In view of this, we studied the Dong’s TEK of edible plants for fish-grilling, explored issues related to the intergenerational transmission of knowledge and sustainable utilization of resources in the region.

Methods

Study area

The study was conducted in three villages in Qiandongnan, a prefecture in southeast of Guizhou Province, Southwest China (Fig. 1). Gaozeng and Shuangjiang villages are located adjacent to each other; Pingyang village is in the northwest of these two sites. According to official data, the area comprises medium and low mountains, hills and basins, with complex terrain and altitude variations from 1740 to 240 m. The climate of Southeast Guizhou is a subtropical monsoon humid climate, with a mean annual temperature of 14–18 °C, frost-free period is 270–330 days, the rainfall is 1000–1500 mm and the relative humidity is 78–84%. The majority of people in the study area belong to the Dong ethnic group. Based on figures published by the National Bureau of Statistics of China (NBSC, 2010), the population of Gaozeng, Shuangjiang and Pingyang villages is estimated at 15,987, 13,403 and 4,988, respectively (Table 1).

Fig. 1
figure 1

Geographic location of study area

Table 1 Characteristics of the three Dong villages in Guizhou Province

Data gathering

The survey was carried out from September 2018 to April 2021 within three Dong villages (Table 1). Ethnobotanical walks were conducted jointly with community elders and part of respondents to check the availability, distribution, and accessibility of plants used for fish-grilling within the study area. In consultation with the district agricultural experts, administrators and community elders, a total of 21 sampling and informant sites are known to manage and maintain the traditional rice-duckweed-fish-duck agroecosystem (RDFDA), and were chosen for field investigations. This research was conducted after obtaining permission from the township committee and followed the ethical guidelines adopted by the International Society of Ethnobiology [18]. The edible plants used for fish-grilling and related local knowledge were collected through free listing and semi-structured interviews. Specifically, the number of plant species known by the inhabitants of each site documented with free listing. Semi-structured interviews as described by [19, 20] were conducted among 20–22 local informants per site who were identified by community members as knowledgeable about the traditional fish-grilling. Interviewees were asked the following questions related to the process of edible plant collection and eating method for fish-grilling in the region: (1) Would you mind listing some edible plants you often use to grill fish? (2) Where are you collecting them? (3) Could you tell us how to process them when fish-grilling? (4) Do you use them for other purposes? The questions appeared in the same order for all respondents. The interview was conducted in the Dong language and translated by the village leaders.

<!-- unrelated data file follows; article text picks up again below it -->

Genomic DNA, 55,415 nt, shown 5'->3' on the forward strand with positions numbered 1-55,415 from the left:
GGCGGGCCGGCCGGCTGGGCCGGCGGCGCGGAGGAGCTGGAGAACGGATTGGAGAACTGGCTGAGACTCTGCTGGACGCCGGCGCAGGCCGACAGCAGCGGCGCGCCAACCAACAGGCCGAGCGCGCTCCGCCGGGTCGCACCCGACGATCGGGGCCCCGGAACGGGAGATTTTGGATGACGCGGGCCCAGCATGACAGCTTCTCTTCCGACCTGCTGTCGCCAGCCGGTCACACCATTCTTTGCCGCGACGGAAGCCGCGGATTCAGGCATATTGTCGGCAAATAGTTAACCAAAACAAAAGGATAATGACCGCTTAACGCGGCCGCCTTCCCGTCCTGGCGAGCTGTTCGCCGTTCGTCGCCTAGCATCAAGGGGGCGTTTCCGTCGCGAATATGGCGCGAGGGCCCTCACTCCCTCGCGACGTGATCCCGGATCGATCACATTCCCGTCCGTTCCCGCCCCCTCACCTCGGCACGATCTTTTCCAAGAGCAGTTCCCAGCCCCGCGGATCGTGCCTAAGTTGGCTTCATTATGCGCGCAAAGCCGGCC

Data analysis

The information of plant resources used for fish-grilling was recorded including the local names of species, habit, their uses in different forms, modes of administration, part(s) used and information concerning the edible value or relevance to local communities. The information forms were collected from three respondents for quantitative analysis. To determine the influence of socioeconomic factors, two different indicators of knowledge were used: (1) fidelity level [21], the fidelity level of each plant used was examined and based on combined use citation totals from all informants; (2) ethnoecological importance value [22] for one species by all informants. During the field observation period, plant specimens were collected, pressed and brought to the Jishou University Herbarium (JUH) for identification and authentication. The identification was made by consulting the Flora of China and The Plant List and by comparing with the authentic specimens in the JUH.

Fidelity level